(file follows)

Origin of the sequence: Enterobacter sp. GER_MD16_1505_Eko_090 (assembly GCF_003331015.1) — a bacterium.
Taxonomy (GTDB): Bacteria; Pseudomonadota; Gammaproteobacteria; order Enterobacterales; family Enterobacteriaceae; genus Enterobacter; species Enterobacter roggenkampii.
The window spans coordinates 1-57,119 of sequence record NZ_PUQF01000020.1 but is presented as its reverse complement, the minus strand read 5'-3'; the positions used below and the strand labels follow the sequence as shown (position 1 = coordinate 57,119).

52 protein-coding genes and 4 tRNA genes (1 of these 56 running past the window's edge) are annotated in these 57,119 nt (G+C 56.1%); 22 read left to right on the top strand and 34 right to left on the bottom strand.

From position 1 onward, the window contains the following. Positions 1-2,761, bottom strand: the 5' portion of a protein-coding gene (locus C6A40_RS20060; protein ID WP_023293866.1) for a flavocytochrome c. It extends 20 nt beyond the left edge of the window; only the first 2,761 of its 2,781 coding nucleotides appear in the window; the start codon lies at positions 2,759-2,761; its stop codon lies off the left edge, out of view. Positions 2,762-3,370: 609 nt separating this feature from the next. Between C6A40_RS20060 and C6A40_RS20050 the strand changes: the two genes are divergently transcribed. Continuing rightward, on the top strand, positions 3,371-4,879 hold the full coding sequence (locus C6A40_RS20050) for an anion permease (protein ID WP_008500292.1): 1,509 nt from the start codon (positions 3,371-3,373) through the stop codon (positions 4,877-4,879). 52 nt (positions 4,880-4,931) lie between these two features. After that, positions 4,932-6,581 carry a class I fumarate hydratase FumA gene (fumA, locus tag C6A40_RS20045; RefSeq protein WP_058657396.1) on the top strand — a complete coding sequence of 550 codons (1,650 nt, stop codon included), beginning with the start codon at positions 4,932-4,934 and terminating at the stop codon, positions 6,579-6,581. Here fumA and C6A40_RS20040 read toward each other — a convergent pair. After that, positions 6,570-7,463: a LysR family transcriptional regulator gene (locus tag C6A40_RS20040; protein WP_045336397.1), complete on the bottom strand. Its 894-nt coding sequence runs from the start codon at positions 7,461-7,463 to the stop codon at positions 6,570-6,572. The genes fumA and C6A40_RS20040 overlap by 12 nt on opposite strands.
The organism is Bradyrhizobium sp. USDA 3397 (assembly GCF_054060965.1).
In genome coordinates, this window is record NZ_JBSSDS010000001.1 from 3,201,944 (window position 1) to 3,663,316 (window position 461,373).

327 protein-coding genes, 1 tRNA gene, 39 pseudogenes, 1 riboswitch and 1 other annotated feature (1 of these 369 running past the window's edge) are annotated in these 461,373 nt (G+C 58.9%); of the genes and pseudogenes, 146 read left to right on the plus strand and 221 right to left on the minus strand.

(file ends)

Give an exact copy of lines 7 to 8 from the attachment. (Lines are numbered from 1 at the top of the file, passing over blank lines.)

In genome coordinates, this window is record NZ_JBSSDS010000001.1 from 3,201,944 (window position 1) to 3,663,316 (window position 461,373).

327 protein-coding genes, 1 tRNA gene, 39 pseudogenes, 1 riboswitch and 1 other annotated feature (1 of these 369 running past the window's edge) are annotated in these 461,373 nt (G+C 58.9%); of the genes and pseudogenes, 146 read left to right on the plus strand and 221 right to left on the minus strand.